Inside Canberra's grueling course

The final round of the World Cup mountain bike series will be held in Australia on August 30 and 31...

The final round of the World Cup mountain bike series will be held in Australia on August 30 and 31 on the same courses as the 2009 world championships. Bikeradar's John Stevenson looks at what's in store for the world's top riders Down Under.

The Olympic cross-country mountain bike course was made more technical when test events revealed it to be a bit too easy. That's not likely to happen with the 2009 world championships course at Mt Stromlo, Canberra, Australia. It's already hard enough that top local rider Ben Henderson thinks some sections will have a significant proportion of the field walking at the final round of the mountain bike world cup, August 30-31.

"The downhillers say that this bit is harder than anything on the downhill course," Henderson told us before piloting his Mongoose hardtail down a pair of treacherous, ultra-steep rock slabs that are made even more interesting by the surrounding rocks, bushes and brambles. They're not a comfortable landing zone if you stuff up.

Henderson showed us round the cross-country course on a sunny but cool afternoon that was typical of the weather riders can expect for next weekend. We basked in the winter sunshine, but reached for armwarmers and gilets when clouds covered the sun.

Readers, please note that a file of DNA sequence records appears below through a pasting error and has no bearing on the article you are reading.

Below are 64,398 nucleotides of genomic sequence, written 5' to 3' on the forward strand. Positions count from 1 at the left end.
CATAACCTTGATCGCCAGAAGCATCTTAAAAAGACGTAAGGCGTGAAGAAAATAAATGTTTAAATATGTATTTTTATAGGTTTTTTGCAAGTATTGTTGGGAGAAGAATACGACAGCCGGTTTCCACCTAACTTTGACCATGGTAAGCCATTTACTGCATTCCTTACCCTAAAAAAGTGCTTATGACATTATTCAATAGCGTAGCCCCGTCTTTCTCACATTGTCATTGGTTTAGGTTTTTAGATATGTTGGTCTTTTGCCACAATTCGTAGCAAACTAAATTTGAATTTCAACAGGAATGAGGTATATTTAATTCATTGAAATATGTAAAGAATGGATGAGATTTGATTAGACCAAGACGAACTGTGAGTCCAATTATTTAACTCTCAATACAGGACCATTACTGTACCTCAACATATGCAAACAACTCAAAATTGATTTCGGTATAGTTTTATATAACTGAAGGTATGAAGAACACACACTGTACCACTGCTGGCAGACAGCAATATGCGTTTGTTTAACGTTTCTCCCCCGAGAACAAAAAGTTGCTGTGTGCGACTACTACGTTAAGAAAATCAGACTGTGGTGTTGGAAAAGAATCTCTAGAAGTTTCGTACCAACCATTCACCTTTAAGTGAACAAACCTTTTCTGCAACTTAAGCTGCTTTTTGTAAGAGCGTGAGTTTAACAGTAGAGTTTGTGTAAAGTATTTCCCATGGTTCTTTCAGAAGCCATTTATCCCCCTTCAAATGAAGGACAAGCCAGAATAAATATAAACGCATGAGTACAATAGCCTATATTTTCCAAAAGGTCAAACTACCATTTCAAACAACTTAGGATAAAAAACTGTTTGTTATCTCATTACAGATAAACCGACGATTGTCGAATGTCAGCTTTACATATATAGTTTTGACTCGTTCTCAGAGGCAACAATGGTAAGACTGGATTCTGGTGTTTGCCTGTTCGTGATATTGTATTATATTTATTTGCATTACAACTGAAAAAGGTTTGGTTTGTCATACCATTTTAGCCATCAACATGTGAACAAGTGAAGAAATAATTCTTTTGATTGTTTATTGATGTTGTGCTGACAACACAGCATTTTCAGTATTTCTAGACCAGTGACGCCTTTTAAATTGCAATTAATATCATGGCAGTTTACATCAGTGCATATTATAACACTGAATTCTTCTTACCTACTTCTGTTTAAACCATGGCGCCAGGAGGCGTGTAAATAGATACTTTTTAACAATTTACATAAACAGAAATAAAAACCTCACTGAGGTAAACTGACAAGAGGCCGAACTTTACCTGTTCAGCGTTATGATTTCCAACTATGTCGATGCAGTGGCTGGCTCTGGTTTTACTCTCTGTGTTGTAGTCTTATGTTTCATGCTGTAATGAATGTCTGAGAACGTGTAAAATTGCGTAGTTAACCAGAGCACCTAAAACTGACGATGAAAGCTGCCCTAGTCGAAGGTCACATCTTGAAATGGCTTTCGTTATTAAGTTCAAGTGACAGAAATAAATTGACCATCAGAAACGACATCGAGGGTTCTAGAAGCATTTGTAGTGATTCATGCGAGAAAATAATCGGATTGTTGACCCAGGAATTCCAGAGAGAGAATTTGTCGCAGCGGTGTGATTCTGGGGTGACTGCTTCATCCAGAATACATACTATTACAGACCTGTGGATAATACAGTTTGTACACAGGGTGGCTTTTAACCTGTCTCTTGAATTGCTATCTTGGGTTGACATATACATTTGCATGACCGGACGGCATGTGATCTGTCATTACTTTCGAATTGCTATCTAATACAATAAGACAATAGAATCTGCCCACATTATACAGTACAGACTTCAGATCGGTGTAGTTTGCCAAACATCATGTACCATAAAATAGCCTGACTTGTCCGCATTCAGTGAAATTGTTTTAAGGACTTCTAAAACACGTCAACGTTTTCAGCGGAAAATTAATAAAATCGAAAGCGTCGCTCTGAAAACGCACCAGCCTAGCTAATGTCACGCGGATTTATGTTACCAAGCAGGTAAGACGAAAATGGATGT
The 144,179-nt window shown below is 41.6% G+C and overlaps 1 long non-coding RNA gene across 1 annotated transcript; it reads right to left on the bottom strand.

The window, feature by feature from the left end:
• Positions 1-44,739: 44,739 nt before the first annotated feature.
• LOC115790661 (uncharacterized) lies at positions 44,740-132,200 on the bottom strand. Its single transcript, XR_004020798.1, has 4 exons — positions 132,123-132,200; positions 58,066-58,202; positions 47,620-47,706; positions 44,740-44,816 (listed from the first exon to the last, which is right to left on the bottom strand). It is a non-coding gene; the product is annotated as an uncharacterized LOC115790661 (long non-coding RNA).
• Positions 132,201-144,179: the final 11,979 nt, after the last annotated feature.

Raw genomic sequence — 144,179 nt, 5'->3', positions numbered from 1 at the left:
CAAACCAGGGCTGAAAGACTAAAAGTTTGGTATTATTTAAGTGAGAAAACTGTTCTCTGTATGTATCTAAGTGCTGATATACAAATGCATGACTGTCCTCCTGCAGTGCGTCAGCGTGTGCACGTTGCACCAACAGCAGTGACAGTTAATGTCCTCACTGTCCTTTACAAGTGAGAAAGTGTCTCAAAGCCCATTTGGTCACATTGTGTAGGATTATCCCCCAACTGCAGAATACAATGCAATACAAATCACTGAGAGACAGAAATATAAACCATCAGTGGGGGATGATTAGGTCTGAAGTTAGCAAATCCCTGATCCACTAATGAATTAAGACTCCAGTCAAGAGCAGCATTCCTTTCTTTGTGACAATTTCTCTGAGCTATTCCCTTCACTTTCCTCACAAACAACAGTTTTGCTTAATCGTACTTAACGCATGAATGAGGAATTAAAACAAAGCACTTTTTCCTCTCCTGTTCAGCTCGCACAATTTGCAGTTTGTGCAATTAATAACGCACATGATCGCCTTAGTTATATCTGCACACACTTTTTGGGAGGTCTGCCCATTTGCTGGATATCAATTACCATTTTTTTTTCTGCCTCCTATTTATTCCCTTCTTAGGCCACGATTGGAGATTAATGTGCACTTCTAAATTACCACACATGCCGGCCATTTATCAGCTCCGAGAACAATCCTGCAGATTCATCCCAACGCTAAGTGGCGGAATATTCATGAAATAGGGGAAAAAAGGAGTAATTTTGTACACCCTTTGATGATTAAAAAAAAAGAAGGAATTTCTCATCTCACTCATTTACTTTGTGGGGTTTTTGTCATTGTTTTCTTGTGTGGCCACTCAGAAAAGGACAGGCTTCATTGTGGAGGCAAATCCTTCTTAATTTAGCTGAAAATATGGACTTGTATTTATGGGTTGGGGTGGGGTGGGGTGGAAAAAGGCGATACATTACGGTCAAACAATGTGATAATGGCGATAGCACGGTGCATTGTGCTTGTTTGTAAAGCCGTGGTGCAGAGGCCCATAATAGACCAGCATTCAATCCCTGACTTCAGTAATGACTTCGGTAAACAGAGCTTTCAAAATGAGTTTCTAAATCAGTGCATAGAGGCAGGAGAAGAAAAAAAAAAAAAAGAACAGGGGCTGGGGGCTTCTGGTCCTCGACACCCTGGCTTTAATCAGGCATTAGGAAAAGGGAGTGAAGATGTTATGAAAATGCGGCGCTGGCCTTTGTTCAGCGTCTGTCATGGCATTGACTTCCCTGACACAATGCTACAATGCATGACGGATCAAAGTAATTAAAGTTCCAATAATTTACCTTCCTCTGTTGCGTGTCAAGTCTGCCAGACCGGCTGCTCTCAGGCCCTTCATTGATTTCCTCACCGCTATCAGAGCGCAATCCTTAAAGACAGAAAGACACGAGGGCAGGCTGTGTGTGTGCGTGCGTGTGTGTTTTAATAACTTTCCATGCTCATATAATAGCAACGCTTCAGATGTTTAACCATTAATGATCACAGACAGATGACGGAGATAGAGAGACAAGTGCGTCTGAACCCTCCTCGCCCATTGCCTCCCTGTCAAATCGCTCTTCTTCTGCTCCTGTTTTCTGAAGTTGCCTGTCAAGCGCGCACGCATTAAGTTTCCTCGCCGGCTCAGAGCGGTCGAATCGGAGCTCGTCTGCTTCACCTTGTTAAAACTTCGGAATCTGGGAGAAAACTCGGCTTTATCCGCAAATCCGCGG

Downhill rock slabs aren't the only problem lurking in wait for the cross-country riders at Mt Stromlo. There's a 'b' line round that section - though it's not exactly easy - and there are several similar uphill sections.

Riders hit the singletrack - dubbed Cardiac Climb - after a section of fire road. As it twists and turns up Mt Stromlo they're presented with several steep, technical hairpins. Nestled in a few of them are even steeper, more technical sections that will save riders a few seconds - if they can ride them. Going the long way round will be safer but slower.

It's only about a kilometer long in total but Cardiac Climb is expected to be the crux section of the cross-country course. Whoever gets up it first will have a significant advantage and repeated ascents will wear riders down over the six laps of the men's race.

To read the full course preview, click here.

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